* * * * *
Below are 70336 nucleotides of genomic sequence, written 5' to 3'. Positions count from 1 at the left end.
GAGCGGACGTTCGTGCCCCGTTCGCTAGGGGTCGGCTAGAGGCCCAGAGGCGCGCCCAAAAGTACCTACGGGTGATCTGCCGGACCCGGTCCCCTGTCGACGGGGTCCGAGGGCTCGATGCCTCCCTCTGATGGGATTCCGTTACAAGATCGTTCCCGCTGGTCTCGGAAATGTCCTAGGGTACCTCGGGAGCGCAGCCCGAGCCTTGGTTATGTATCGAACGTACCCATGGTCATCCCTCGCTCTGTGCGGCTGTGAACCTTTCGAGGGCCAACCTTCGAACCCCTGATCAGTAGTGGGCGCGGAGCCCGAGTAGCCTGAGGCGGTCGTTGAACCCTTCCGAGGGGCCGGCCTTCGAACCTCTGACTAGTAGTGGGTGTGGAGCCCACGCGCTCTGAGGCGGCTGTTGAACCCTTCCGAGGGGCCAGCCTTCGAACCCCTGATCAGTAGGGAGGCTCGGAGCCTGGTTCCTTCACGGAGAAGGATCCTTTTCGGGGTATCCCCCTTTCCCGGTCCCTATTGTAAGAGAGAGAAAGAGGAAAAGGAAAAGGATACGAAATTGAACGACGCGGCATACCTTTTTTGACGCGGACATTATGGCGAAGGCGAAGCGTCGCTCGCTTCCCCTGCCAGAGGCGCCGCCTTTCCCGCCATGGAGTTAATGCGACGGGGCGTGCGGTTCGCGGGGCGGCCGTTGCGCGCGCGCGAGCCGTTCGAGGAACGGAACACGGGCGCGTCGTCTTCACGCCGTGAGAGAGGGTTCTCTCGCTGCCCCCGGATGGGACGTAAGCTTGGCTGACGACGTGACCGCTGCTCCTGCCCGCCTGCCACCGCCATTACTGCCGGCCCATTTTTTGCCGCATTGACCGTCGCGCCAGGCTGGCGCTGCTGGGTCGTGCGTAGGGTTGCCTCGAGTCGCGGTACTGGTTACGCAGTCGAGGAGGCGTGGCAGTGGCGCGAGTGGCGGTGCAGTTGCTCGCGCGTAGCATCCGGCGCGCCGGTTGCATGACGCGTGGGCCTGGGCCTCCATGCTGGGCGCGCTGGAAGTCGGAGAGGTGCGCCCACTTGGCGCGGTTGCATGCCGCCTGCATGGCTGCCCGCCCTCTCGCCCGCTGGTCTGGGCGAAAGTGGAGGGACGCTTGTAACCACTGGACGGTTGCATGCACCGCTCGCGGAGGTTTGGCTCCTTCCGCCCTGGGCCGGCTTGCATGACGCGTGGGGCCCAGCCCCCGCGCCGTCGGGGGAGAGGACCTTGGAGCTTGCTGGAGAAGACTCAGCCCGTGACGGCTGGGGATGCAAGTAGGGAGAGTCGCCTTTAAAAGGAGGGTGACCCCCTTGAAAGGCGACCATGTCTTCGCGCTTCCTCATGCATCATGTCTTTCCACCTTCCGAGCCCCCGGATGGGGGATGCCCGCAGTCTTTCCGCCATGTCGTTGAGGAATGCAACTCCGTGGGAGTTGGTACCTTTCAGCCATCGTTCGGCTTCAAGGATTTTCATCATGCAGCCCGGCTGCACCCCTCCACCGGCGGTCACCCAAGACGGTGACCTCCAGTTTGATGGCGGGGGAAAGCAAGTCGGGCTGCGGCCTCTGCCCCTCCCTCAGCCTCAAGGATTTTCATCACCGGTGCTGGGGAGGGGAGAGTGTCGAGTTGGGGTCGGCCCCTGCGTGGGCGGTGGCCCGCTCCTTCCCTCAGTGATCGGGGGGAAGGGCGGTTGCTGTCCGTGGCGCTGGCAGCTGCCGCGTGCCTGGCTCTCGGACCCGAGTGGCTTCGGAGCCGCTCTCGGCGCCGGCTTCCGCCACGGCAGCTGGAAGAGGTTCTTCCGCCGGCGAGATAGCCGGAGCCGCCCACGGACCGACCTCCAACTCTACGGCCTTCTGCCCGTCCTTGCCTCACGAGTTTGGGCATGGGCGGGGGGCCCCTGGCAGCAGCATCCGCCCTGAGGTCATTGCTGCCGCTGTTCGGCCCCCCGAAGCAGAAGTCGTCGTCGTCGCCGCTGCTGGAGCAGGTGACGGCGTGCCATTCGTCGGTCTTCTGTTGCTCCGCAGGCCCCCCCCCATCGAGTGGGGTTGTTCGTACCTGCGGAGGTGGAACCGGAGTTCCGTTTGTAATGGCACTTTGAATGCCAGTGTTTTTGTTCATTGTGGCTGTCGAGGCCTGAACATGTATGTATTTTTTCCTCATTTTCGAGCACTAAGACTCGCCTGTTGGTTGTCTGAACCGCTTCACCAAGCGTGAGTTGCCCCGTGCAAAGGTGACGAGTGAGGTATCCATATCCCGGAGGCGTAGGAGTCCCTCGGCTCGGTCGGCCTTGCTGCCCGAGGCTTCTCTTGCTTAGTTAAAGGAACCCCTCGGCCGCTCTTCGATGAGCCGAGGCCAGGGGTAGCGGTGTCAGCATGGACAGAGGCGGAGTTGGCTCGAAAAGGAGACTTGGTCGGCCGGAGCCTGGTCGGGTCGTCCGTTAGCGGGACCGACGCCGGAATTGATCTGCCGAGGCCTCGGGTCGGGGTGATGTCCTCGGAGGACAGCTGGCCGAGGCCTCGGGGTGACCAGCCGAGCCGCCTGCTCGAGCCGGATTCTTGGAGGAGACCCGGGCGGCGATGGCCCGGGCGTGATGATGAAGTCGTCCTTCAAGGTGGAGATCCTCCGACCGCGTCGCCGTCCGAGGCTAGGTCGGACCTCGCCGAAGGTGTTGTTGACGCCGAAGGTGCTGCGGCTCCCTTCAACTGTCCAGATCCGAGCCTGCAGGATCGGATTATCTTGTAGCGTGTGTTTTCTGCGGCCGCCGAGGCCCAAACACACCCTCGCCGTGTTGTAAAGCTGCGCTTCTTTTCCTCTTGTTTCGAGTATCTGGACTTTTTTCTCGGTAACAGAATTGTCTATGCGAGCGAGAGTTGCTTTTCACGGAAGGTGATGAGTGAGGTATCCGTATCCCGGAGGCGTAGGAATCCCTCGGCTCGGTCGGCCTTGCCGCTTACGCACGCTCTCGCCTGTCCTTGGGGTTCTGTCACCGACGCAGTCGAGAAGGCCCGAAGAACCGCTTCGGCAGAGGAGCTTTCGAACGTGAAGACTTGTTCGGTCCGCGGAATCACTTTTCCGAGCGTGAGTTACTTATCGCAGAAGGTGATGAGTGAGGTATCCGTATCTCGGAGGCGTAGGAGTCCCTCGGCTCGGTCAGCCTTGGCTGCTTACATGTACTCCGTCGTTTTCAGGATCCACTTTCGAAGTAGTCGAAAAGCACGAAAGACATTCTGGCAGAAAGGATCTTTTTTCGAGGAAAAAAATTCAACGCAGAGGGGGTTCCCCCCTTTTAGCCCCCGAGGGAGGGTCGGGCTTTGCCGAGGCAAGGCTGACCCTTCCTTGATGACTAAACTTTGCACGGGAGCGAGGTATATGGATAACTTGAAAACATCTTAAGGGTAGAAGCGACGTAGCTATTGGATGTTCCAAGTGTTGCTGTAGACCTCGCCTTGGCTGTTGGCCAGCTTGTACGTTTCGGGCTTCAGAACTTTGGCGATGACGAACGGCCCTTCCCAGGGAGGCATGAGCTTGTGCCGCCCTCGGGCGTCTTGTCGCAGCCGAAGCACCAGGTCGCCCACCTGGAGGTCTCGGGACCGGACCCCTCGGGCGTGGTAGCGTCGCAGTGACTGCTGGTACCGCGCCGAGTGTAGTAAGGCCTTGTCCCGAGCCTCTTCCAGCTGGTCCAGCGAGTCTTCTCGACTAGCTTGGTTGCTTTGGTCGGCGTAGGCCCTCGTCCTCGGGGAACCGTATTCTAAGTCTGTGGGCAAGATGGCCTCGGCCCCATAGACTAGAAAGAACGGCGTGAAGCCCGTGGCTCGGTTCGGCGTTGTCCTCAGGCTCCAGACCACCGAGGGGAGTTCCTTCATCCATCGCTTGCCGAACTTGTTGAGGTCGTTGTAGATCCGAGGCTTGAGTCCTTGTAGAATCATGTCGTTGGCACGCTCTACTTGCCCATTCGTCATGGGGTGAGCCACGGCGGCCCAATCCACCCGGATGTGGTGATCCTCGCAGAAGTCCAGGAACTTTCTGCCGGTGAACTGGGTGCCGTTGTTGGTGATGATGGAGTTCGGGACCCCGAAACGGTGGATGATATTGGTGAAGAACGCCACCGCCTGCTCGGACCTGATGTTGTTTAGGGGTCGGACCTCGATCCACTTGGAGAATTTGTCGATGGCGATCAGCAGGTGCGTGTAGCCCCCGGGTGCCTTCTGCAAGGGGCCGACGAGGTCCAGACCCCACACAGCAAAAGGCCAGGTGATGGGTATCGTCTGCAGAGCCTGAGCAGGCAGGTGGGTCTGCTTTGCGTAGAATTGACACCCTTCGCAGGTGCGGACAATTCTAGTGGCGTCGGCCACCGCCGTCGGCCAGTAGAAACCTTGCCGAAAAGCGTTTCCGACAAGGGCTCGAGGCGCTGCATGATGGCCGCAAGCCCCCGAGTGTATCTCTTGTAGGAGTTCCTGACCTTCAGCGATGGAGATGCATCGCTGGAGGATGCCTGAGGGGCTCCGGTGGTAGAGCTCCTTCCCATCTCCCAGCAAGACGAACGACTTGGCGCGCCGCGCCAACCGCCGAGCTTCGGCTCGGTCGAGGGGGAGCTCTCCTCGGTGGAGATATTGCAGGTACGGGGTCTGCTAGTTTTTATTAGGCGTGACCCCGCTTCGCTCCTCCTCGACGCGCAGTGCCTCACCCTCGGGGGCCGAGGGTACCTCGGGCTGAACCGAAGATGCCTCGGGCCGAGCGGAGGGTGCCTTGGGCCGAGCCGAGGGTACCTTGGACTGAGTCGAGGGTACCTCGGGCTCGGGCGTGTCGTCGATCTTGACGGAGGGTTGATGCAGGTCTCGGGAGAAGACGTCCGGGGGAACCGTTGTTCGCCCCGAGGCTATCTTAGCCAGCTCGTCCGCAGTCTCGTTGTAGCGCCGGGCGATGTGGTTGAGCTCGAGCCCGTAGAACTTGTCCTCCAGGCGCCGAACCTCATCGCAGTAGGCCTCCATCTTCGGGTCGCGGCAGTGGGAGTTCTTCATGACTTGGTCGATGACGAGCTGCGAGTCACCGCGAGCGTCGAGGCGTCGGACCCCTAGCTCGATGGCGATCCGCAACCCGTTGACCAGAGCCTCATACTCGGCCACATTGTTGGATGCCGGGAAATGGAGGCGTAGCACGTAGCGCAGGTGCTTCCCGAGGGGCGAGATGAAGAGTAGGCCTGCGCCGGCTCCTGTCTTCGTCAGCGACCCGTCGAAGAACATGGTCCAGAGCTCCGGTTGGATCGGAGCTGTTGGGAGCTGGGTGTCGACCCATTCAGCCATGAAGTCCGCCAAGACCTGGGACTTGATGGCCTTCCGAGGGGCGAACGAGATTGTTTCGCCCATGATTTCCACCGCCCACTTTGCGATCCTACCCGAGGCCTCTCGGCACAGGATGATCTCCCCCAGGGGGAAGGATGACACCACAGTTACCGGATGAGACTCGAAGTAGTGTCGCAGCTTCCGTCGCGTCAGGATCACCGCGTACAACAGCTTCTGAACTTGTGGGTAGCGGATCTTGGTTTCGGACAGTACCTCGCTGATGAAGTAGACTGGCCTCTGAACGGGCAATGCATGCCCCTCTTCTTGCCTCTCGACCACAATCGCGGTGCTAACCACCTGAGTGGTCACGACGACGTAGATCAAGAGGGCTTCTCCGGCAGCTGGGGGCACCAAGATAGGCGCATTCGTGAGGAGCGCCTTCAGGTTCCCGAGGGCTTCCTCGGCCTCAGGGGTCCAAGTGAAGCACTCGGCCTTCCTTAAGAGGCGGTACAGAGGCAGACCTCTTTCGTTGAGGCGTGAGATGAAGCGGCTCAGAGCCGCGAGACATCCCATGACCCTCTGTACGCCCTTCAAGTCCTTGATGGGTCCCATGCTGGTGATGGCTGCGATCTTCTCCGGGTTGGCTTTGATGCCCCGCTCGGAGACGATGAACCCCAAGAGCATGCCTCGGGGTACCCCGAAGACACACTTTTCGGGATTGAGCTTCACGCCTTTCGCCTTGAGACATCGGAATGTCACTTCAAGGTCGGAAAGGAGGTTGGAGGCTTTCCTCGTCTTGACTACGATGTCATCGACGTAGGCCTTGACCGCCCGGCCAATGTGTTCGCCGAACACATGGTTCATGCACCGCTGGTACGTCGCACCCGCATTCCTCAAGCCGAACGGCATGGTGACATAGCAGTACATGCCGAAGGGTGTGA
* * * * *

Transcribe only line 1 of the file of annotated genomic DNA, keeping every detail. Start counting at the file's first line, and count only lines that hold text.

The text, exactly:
Below are 70336 nucleotides of genomic sequence, written 5' to 3'. Positions count from 1 at the left end.